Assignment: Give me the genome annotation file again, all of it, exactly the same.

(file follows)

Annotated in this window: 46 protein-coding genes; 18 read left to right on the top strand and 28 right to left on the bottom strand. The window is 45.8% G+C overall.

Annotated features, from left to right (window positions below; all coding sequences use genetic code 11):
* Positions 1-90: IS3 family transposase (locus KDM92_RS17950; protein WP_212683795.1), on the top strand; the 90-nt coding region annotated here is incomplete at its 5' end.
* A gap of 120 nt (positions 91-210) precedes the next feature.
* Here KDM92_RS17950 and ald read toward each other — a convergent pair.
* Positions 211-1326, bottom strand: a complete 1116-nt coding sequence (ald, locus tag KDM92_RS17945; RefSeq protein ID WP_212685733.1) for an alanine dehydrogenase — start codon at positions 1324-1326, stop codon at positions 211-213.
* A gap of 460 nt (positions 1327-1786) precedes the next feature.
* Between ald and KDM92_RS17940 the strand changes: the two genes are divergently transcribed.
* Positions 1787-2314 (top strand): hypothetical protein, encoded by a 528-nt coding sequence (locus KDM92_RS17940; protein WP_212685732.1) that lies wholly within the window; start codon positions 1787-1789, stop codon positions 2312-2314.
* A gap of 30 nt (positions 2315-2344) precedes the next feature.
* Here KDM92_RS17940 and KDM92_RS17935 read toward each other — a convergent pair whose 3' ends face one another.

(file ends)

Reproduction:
Annotated in this window: 46 protein-coding genes; 18 read left to right on the top strand and 28 right to left on the bottom strand. The window is 45.8% G+C overall.

Annotated features, from left to right (window positions below; all coding sequences use genetic code 11):
* Positions 1-90: IS3 family transposase (locus KDM92_RS17950; protein WP_212683795.1), on the top strand; the 90-nt coding region annotated here is incomplete at its 5' end.
* A gap of 120 nt (positions 91-210) precedes the next feature.
* Here KDM92_RS17950 and ald read toward each other — a convergent pair.
* Positions 211-1326, bottom strand: a complete 1116-nt coding sequence (ald, locus tag KDM92_RS17945; RefSeq protein ID WP_212685733.1) for an alanine dehydrogenase — start codon at positions 1324-1326, stop codon at positions 211-213.
* A gap of 460 nt (positions 1327-1786) precedes the next feature.
* Between ald and KDM92_RS17940 the strand changes: the two genes are divergently transcribed.
* Positions 1787-2314 (top strand): hypothetical protein, encoded by a 528-nt coding sequence (locus KDM92_RS17940; protein WP_212685732.1) that lies wholly within the window; start codon positions 1787-1789, stop codon positions 2312-2314.
* A gap of 30 nt (positions 2315-2344) precedes the next feature.
* Here KDM92_RS17940 and KDM92_RS17935 read toward each other — a convergent pair whose 3' ends face one another.